NFL Week 2 round-robin underdog moneyline parlay: Star-crossed value
This is, fundamentally, an exercise in value. As painful as it is to see the Falcons blow a 16-point lead and the Texans' 17-point lead evaporate to a tie that at least salvaged a break-even bet, it serves as a reminder of what those close calls mean. If something priced higher than 66% becomes a coin-flip game (or better) late, then we've gotten good value on our bets regardless of the outcome. (This was certainly the case last week when we went 4-1 against the spread.)
This week's slate is much different from Week 1, where more on-paper mismatches occur with the favorite at home, resulting in a handful of double-digit underdogs. With the usual collection of games lined under a field goal as well, there's less to choose from in that sweet spot of carnage: the vulnerable touchdown favorite.
How it works
We parlay five underdogs together - whom we like against the spread - in 10 different three-team parlays. Using every combination of a three-team parlay is called a round robin, so we're going to use a total of 1.1 units to make 11 different bets: 10 three-team parlays and one five-team parlay, each for .1 units. You'll likely double your money if three teams pull off the upset. If four teams win, you're connecting on four separate parlays and will be very pleased with the return. If all five teams win, as they did for us in Week 1 last season, you'll be diving into a gold doubloon silo like a young Scrooge McDuck.
Who to play
Why not start the week off with a bang? The Chiefs are getting a little extra credit for destroying a playoff team on the road last week, but the aggressive line move from -3 to as high as -6.5 against the Cardinals was more about the market's distaste for Arizona leading up to the season. Now, the Chiefs have moved to -4 against the Chargers based on two things:
- They did what they were supposed to do by beating up on Arizona.
- Keenan Allen was ruled out for Thursday night, while it's largely being ignored that Chiefs first-round cornerback Trent McDuffie has been put on IR, while Harrison Butker won't play.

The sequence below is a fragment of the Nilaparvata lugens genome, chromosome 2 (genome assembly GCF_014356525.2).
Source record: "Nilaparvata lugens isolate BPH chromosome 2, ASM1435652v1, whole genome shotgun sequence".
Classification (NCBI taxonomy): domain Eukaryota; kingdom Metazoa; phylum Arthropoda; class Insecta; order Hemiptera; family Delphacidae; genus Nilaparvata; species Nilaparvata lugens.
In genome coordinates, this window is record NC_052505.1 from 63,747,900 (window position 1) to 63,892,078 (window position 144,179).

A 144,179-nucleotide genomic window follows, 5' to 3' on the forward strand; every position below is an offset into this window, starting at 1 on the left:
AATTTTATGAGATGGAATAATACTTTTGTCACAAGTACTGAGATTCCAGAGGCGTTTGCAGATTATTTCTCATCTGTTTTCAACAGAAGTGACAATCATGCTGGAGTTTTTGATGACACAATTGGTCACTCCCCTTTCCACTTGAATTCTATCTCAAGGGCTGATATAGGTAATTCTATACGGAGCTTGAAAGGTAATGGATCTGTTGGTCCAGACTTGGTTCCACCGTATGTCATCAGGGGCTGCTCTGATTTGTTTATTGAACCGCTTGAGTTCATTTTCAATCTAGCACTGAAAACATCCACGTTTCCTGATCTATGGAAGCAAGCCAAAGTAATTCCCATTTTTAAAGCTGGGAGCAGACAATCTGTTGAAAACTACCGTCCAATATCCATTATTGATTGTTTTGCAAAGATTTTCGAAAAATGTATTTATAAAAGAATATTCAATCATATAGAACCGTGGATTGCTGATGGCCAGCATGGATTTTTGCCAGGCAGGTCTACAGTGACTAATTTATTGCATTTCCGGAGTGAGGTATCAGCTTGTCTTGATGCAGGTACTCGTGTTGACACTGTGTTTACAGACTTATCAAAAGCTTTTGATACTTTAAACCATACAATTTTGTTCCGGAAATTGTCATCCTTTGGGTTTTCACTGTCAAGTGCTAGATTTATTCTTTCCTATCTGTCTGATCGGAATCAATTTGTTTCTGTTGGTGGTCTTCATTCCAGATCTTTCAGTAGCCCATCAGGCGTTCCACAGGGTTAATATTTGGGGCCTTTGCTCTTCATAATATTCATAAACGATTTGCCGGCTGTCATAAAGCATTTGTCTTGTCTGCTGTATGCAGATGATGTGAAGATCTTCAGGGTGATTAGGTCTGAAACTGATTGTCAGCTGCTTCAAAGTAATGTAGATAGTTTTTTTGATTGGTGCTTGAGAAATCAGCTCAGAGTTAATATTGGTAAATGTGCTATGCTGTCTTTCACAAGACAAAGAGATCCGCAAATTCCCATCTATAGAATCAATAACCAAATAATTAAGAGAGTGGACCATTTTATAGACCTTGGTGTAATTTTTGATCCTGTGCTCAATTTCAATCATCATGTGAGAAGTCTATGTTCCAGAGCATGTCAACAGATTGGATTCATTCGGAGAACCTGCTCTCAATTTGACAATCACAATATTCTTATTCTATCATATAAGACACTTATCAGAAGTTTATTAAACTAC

The Chargers have enough depth on offense to still move the ball against a thinner Chiefs secondary and a defense that is considerably more talented than what Patrick Mahomes and Co. saw in Arizona.
We know Brandon Staley takes the sideline with a play-to-win attitude, so while L.A. could lose by one score, the polar results (Chiefs win big/Chargers win) have a higher win probability than other games with the same point spread, which makes +170 more valuable as the first leg of a long-shot parlay.
Truthfully, because there are so many underdogs of over a touchdown, the goal this week is to just get three winners home. The Falcons will probably do just enough to make us think they can win and then not, but at least they have a plan. Their competitiveness last week wasn't a fluke; they were reliable on offense (running for 201 yards) - and defense (four sacks).
Besides, what are we afraid of with the Rams? We know what Matthew Stafford, the 2021 league leader in interceptions, looks like when he can count on little more than one outstanding receiver - that's the Lions of the mid-2010s. Against the Bills last week, the Rams missed a second and third receiving option, any semblance of a run game, and Von Miller on defense. They're not a lock to win this game the way the moneyline suggests.
How much of one game matters? It was ugly for Arizona, but a win probability shift that makes the Raiders more than 66% likely to win feels like an overreaction. Kyler Murray can make enough plays to keep up with the Raiders' offense, who, admittedly, shouldn't have much trouble scoring against the Cardinals.
A really good, potentially opportunistic defense with a quarterback that no one has much confidence in: Isn't that the description of both the Steelers last week and the Cowboys this week? The only difference is that Dallas gets to play at home. An embarrassing prime-time performance at home against the Buccaneers should light a fire at Cowboys practice while also souring the market on them. That's where we hop in and hope Dallas can do what it did (in Minnesota) last season: win a game against the Bengals with Cooper Rush at the helm.
A short week and a potential lack of confidence in the head coach isn't something you want from a 10-point favorite. The Texans, on the other hand, should feel really good about their compete level last week against the Colts, who probably shouldn't be rated much differently from the Broncos. A moneyline this high is too good to pass up for a small investment.
Here's how the odds look this week:
Who are your five underdogs for a football betting lottery ticket?
Matt Russell is a betting writer for theScore. If there’s a bad beat to be had, Matt will find it. Find him on Twitter @mrussauthentic.
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